The Seneca-Cayuga Nation Education Department provides leadership, assistance, and resources to ensure every Tribal Member has access to the education they need for a more fruitful life. The services they provide include youth fellowships, funding for adult vocational training, higher education scholarships, and much more. All a Tribal Member needs is a dream, and the will to succeed. 

The department is run by two people: Education Clerk Haley Buckallew and HR & Education Manager Carol Brown. Ms. Buckallew, who came on board in August 2021, is in charge of the day-to-day work, ensuring those who reach out for financial aid receive it. Mrs. Brown, who has worked for the department since ’08, oversees the entire operation. She is in charge of making sure all the bases are covered. 

Those bases include six different programs:  

  • The High School Senior Fellowship Fund – A one-time assistance fund of up to $500 to help tribal enrolled and graduating high school seniors with graduation fees, college exams, etc. 
  • The Youth Fellowship for School Clothing – An assistance fund to help provide school clothing for tribal enrolled K–12 students.
  • Fellowship Funding for Higher Education – An assistance fund to help college students pay for the rising costs of tuition. 
  • Fellowship Funding for Adult Vocational Training – An assistance fund to help adult Tribal Members attend full-time vocational training such as an electrician program. 
  • Adult Education Funding – An assistance fund to help Tribal Members attend adult education classes, such as night school computer classes. 
  • The Johnson O’Malley Program – A program that utilizes Bureau of Indian Affairs (BIA) funds to provide students with school supplies like backpacks.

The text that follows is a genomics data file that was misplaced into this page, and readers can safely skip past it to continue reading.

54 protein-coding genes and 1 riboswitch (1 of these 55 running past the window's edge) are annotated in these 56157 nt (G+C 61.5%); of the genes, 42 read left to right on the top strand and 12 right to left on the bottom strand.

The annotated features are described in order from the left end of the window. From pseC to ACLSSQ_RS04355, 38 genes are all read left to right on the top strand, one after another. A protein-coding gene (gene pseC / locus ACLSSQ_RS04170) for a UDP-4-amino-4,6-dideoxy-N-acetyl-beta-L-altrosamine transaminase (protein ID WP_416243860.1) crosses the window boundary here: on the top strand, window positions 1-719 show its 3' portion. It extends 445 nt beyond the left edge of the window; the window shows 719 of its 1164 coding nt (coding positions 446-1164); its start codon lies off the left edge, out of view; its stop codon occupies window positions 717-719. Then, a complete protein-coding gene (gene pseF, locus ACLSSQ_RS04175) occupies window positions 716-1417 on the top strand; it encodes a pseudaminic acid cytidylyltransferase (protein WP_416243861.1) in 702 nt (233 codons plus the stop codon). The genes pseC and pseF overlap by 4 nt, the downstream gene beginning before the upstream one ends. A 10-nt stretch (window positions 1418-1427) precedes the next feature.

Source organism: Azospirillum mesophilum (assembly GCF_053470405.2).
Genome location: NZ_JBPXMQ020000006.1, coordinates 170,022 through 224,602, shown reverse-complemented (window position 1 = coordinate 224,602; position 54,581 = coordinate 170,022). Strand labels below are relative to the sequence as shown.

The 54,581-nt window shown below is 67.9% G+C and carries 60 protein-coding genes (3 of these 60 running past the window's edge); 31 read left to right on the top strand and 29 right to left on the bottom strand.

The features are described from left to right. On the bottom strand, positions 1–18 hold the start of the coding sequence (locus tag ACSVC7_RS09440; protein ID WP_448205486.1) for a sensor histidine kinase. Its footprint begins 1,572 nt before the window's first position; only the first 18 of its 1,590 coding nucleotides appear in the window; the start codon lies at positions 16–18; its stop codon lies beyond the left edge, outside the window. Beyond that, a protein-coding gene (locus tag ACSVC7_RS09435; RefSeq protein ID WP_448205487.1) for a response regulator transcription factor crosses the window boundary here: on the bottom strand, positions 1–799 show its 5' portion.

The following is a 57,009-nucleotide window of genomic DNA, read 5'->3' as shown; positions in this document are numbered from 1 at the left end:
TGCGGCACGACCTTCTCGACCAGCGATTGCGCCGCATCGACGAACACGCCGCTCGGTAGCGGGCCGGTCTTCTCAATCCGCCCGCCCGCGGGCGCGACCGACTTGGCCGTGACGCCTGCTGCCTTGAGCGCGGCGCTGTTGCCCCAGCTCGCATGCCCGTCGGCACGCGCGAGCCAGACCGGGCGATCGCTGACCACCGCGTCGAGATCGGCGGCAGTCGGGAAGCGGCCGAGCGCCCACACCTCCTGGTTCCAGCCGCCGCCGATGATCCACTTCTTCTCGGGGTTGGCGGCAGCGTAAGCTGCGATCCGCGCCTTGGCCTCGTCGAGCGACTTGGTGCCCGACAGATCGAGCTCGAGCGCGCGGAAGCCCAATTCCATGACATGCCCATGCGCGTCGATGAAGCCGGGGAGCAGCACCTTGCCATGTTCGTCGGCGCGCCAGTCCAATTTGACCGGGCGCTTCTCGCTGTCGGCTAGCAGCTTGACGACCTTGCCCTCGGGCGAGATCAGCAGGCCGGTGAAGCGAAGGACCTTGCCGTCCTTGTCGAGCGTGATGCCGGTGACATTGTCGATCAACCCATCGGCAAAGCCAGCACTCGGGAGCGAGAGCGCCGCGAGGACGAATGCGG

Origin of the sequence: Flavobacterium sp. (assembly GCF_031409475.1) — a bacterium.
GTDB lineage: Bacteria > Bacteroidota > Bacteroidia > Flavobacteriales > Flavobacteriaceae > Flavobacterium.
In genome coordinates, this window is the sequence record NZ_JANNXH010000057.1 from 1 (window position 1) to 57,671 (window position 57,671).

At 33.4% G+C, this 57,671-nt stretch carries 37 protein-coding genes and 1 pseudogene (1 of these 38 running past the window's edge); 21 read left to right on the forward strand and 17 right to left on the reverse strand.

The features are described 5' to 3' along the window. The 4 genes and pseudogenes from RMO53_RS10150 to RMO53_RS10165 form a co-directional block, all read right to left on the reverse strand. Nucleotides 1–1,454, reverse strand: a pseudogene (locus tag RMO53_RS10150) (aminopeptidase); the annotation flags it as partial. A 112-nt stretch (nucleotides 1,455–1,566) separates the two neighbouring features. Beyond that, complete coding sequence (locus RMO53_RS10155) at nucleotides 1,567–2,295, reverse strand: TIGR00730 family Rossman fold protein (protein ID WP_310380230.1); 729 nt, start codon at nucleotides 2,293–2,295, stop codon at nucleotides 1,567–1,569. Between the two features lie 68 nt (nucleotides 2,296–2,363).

BIA programs like Johnson O’Malley are only available to applicants that live within a 50-mile radius of the SCN’s tribal offices due to limits set by the federal government. Luckily, SCN Members that live outside this radius can still apply to programs that use tribal funding. “We can fund anyone that applies for things like part-time adult education and vocational training using tribal funds, “stated Mrs. Brown. “They just need to get their application in on time.” 

In addition to these programs, the department is now able to help fund graduate students using revenue from the casino thanks to a recent expansion. In 2017, SCN Tribal Leaders also passed a resolution that gives any full-time students starting college a one-time payment of $1000. The money can be used to help fund anything that’s important during your four years of school, such as a new laptop. 

Lastly, the department wants tribal members to know that they also fund concurrent students. For those unfamiliar, concurrent students are those who are taking both high school and college classes simultaneously while they’re a junior or senior.

 “Concurrent students usually get their tuition free. We just have to pay for the books and college fees,” said Mrs. Brown. “We even had a student graduate from community college one Friday evening and high school the next.” It’s stories like these that Mrs. Brown brings to Tribal Leadership, allowing her to expand and improve the department’s services. 

So far in 2022 the Education Department has helped fund 107 higher education students using tribal funds, two students using BIA higher education funds, 17 high school seniors, and 2 adult education students taking cosmetology classes. 

Are you interested in attending college? Are you ready to learn a new trade? Check out the financial assistance programs at